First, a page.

Prepping in its most basic form to me is about proactively taking steps to ensure you and those around you are ready with skills, supplies and a plan to react to emergencies or disasters in a way that promotes your survival. The core of short-term survival I would argue is something that many of us take for granted and that is water.

Why do you need to store water for emergencies?

The simple answer to that question is one that you probably already know. We all need water to survive and if you go without it for a while your health deteriorates. You can get headaches, become lethargic and weak. Go with water for more than a couple of days and you die. Water or lack of sufficient, clean drinking water, more than almost anything else (I will go into the other things later) will kill you.

That much is pretty simple. Usually everyone can accept that premise without even blinking an eye. What they frequently have problems with is this idea that you could ever find yourself without clean drinking water. We in virtually all of the developed world have water treatment facilities, plumbing and systems that bring clean water inside the house or our offices and you would be hard pressed to walk anywhere in even the smallest cities without quickly finding nice clear, plastic bottles of water for sale. But what if the water in the tap was tainted? What if the tap no longer put forth clean, shiny water? What if the stores with all of those bags and bags of bottled water were empty? This is where prepping begins.

To prepare, you have to do something proactively.

It isn’t wise to sit back and say things like “that would never happen” or my own personal favorite, “the government will take care of us if that happened”. In any large emergency, you will be reliant upon yourself as evidenced in almost every case in recent history. Yes, disaster relief organizations and government assistance will usually mobilize, but do you want to wait for that to happen? Even the government tells you to prepare on its website, ready.gov. If they are saying not to wait for them, what does that tell you?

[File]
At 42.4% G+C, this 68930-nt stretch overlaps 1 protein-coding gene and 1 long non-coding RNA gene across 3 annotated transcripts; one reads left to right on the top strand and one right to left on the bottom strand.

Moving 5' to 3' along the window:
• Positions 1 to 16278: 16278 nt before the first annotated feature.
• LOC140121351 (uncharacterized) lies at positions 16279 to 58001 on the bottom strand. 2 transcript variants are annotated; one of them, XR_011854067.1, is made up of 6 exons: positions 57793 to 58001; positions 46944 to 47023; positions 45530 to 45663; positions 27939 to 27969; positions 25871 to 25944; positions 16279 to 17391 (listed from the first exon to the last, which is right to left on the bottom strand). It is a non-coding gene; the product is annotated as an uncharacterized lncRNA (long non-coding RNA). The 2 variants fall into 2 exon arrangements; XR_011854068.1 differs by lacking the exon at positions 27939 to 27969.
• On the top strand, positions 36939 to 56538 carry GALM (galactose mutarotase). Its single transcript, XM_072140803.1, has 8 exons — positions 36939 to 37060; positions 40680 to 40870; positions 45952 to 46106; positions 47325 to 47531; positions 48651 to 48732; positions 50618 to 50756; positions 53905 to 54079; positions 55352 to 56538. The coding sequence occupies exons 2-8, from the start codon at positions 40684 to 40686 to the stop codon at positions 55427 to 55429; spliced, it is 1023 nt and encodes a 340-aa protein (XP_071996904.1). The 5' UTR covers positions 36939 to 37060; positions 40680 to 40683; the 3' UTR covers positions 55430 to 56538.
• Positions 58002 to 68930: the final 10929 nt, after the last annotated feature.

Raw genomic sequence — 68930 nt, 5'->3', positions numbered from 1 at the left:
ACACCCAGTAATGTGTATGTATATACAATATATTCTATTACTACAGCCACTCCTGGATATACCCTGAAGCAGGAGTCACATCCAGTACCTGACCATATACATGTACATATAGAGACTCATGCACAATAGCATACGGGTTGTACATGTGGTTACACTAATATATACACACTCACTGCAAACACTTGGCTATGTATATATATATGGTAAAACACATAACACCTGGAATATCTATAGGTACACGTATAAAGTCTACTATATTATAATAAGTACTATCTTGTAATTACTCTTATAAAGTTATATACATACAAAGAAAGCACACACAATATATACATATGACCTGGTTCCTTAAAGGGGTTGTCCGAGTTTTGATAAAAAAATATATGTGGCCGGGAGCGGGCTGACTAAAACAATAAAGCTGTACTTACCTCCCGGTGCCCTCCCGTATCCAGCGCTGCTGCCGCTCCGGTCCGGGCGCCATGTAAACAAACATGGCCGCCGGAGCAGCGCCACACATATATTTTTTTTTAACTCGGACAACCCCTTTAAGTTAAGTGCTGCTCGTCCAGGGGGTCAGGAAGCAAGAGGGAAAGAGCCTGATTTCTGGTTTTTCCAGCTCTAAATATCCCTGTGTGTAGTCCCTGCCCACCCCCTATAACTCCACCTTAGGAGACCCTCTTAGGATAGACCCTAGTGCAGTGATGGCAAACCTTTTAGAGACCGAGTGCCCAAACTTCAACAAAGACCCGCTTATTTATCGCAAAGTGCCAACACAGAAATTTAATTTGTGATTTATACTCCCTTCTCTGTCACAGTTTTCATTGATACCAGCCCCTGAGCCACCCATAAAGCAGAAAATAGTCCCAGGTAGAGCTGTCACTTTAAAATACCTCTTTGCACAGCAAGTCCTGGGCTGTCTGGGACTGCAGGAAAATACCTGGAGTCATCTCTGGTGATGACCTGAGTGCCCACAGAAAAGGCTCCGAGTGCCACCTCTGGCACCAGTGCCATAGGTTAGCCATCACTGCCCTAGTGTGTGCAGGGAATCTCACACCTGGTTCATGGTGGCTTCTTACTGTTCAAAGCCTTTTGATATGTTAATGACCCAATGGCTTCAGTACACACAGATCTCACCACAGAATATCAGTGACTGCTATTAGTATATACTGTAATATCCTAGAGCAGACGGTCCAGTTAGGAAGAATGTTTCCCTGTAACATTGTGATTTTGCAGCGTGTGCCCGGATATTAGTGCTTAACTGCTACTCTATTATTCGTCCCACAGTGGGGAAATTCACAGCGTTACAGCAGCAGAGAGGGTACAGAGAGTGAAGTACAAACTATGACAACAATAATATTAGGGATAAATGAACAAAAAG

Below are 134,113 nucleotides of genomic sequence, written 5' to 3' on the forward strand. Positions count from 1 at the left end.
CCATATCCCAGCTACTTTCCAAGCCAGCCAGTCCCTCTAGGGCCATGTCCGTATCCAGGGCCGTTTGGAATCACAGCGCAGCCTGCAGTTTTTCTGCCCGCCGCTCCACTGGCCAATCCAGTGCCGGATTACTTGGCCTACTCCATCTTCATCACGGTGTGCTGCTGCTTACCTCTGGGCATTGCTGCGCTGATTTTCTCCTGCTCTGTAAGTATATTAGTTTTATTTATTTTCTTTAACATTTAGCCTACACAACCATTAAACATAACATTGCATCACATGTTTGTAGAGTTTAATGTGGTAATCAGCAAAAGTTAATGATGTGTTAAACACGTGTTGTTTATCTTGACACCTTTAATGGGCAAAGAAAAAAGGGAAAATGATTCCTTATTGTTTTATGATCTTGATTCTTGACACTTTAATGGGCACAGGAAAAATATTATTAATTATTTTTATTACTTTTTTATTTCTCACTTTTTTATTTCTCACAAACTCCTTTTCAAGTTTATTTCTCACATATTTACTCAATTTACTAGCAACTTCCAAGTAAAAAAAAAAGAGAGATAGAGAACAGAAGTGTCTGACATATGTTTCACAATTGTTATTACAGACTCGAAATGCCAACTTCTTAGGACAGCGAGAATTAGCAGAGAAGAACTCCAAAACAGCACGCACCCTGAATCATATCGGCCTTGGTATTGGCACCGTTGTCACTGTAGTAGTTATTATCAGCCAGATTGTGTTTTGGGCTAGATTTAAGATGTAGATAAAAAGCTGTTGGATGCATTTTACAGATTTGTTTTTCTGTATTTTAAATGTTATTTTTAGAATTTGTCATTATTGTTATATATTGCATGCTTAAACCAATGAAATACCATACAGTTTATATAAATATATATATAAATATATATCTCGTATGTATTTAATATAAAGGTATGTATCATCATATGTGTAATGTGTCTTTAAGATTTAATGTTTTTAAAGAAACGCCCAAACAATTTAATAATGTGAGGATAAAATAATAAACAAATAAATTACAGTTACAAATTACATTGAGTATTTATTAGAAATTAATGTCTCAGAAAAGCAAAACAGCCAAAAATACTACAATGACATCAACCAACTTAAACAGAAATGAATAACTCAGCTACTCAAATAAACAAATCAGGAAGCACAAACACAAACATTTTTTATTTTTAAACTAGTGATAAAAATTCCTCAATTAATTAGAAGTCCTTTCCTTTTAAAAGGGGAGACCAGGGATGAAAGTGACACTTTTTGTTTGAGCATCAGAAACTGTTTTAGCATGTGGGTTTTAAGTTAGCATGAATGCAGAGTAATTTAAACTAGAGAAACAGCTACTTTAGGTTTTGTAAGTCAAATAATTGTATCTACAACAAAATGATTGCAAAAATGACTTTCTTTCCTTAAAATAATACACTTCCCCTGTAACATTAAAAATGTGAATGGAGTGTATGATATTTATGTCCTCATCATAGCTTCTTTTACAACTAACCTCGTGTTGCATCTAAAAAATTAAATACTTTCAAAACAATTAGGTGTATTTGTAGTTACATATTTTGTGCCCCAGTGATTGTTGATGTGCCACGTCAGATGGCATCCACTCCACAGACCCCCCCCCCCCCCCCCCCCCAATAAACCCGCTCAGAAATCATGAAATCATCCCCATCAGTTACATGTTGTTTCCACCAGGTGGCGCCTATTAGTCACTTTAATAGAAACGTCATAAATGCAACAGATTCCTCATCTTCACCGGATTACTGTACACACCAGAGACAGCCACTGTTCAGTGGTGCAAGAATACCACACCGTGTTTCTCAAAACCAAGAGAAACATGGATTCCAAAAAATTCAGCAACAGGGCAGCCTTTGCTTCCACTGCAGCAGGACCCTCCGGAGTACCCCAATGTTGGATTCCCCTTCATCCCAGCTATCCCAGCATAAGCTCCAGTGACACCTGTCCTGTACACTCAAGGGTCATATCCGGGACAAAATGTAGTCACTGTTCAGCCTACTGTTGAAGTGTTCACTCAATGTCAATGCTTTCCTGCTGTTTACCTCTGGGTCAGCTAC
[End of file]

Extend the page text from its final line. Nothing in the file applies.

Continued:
fema-sandy-closed

I don’t know why anyone would count on the government. Maybe they will do something right, but I wouldn’t bet my life on them saving me.

How much water do you need to survive?

So we agree that everyone needs to stockpile water, but the next obvious question is how much? The amount of water you need vary greatly depending on a few different factors. A general rule of thumb is that you need one gallon of water per person per day. This assumes hydration needs and hygiene. You won’t necessarily drink a gallon of water, but you might need it for reconstituting freeze-dried food, cleaning cooking implements or washing your body. On some days you might not even need a gallon of water. Other days you could end up needing much more than one gallon if you are exerting yourself physically or the temperatures are elevated and you are losing fluids to perspiration.

In my opinion, water is one of the easiest preps to cross off your list and since it is so vital, it made the cut as the first in this series. To calculate how much water you need, just multiply the number of people you are prepping for by the number of days you want to be stocked up for. In my family, I have those who live with me (4) as well as extended family who I plan will come to our location (another 4 potentially) as well as some friends (add 4 to that) so I am looking at potentially needing to supply water for 12 people. 12 people for one month is 12 X 30 = 360 gallons of water.

Where is the best place to store water?

That is only for one month. What if the emergency lasts longer than one month? What if the town’s water supply is still not safe for drinking at that point? 360 gallons takes up a lot of room no matter how you look at it. If you have 55 gallon barrels in your basement that is still 6 barrels and again that assumes everyone is staying at or under their one gallon a day limit.